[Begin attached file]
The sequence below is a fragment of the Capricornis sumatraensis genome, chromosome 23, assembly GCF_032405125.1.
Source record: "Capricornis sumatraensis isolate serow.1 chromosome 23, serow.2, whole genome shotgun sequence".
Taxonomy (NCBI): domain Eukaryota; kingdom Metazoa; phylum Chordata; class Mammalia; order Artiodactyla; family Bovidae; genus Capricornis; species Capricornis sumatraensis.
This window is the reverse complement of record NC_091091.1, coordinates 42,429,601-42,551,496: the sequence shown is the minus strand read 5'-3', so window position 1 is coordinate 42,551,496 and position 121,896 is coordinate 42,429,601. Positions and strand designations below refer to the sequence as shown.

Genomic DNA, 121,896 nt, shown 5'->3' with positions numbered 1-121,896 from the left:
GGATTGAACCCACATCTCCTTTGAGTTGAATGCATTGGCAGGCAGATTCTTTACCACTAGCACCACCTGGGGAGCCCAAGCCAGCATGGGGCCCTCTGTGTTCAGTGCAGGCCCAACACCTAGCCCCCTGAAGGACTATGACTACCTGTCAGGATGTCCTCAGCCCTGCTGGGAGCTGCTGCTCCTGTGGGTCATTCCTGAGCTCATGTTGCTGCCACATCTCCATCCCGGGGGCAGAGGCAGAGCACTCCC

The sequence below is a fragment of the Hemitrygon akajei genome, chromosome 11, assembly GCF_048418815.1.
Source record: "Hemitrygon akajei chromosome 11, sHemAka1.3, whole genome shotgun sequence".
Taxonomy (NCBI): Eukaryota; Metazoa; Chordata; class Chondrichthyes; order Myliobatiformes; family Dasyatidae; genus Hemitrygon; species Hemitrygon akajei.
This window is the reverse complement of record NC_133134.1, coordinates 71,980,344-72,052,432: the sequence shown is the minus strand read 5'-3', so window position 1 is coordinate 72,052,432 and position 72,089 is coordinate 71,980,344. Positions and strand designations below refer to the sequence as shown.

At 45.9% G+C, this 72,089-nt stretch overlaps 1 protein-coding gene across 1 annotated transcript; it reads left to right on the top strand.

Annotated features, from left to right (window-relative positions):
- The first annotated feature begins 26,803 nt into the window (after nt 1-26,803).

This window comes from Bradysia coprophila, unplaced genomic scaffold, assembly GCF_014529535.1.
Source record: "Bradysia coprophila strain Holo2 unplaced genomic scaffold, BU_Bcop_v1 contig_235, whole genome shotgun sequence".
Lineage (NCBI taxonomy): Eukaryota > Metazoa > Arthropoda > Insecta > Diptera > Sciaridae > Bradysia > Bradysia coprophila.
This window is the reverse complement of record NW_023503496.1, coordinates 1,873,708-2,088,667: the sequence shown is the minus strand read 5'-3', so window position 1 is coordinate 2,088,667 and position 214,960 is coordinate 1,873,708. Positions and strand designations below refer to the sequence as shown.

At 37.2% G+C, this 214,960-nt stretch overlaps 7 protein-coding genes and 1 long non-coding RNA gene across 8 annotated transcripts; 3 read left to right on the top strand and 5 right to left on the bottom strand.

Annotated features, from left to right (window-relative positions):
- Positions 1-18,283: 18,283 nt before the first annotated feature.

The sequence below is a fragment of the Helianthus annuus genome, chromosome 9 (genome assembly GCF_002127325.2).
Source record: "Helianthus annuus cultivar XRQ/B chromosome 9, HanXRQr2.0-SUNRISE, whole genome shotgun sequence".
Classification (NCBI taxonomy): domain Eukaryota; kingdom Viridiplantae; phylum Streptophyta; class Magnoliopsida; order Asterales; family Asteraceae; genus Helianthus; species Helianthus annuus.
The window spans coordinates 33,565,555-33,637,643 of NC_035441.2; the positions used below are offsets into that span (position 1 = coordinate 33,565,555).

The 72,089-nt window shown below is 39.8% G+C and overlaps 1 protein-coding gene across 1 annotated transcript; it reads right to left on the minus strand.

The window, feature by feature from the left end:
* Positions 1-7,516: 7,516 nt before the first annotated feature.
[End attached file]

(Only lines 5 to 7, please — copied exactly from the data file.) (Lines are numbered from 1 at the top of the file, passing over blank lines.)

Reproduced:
Genomic DNA, 121,896 nt, shown 5'->3' with positions numbered 1-121,896 from the left:
GGATTGAACCCACATCTCCTTTGAGTTGAATGCATTGGCAGGCAGATTCTTTACCACTAGCACCACCTGGGGAGCCCAAGCCAGCATGGGGCCCTCTGTGTTCAGTGCAGGCCCAACACCTAGCCCCCTGAAGGACTATGACTACCTGTCAGGATGTCCTCAGCCCTGCTGGGAGCTGCTGCTCCTGTGGGTCATTCCTGAGCTCATGTTGCTGCCACATCTCCATCCCGGGGGCAGAGGCAGAGCACTCCC

The sequence below is a fragment of the Hemitrygon akajei genome, chromosome 11, assembly GCF_048418815.1.